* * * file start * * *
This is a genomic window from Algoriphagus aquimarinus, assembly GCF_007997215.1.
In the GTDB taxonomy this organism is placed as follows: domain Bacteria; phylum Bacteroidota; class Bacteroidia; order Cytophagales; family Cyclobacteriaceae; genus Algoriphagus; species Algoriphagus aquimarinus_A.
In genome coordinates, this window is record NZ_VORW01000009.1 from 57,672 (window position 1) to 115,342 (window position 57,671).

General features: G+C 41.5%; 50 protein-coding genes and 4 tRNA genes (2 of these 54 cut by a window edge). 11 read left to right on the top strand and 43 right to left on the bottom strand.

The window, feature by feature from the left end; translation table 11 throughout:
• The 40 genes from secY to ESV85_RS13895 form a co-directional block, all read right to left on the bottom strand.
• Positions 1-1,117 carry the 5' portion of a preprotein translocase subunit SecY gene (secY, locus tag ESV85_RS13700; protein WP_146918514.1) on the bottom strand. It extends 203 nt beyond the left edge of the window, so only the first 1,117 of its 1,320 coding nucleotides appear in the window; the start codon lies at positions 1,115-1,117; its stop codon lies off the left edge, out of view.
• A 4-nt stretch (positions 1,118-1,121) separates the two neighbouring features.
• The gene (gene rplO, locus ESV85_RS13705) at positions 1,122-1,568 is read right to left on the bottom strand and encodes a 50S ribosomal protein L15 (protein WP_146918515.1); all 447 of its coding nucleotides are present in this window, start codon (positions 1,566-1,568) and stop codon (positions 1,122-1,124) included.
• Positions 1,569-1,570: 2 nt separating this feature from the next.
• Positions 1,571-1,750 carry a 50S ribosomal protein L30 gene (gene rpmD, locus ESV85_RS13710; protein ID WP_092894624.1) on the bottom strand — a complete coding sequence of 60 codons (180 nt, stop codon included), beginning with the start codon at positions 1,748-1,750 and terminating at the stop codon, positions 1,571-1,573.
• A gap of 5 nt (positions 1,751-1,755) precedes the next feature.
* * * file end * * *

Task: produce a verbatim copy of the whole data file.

This is a genomic window from Algoriphagus aquimarinus, assembly GCF_007997215.1.
In the GTDB taxonomy this organism is placed as follows: domain Bacteria; phylum Bacteroidota; class Bacteroidia; order Cytophagales; family Cyclobacteriaceae; genus Algoriphagus; species Algoriphagus aquimarinus_A.
In genome coordinates, this window is record NZ_VORW01000009.1 from 57,672 (window position 1) to 115,342 (window position 57,671).

General features: G+C 41.5%; 50 protein-coding genes and 4 tRNA genes (2 of these 54 cut by a window edge). 11 read left to right on the top strand and 43 right to left on the bottom strand.

The window, feature by feature from the left end; translation table 11 throughout:
• The 40 genes from secY to ESV85_RS13895 form a co-directional block, all read right to left on the bottom strand.
• Positions 1-1,117 carry the 5' portion of a preprotein translocase subunit SecY gene (secY, locus tag ESV85_RS13700; protein WP_146918514.1) on the bottom strand. It extends 203 nt beyond the left edge of the window, so only the first 1,117 of its 1,320 coding nucleotides appear in the window; the start codon lies at positions 1,115-1,117; its stop codon lies off the left edge, out of view.
• A 4-nt stretch (positions 1,118-1,121) separates the two neighbouring features.
• The gene (gene rplO, locus ESV85_RS13705) at positions 1,122-1,568 is read right to left on the bottom strand and encodes a 50S ribosomal protein L15 (protein WP_146918515.1); all 447 of its coding nucleotides are present in this window, start codon (positions 1,566-1,568) and stop codon (positions 1,122-1,124) included.
• Positions 1,569-1,570: 2 nt separating this feature from the next.
• Positions 1,571-1,750 carry a 50S ribosomal protein L30 gene (gene rpmD, locus ESV85_RS13710; protein ID WP_092894624.1) on the bottom strand — a complete coding sequence of 60 codons (180 nt, stop codon included), beginning with the start codon at positions 1,748-1,750 and terminating at the stop codon, positions 1,571-1,573.
• A gap of 5 nt (positions 1,751-1,755) precedes the next feature.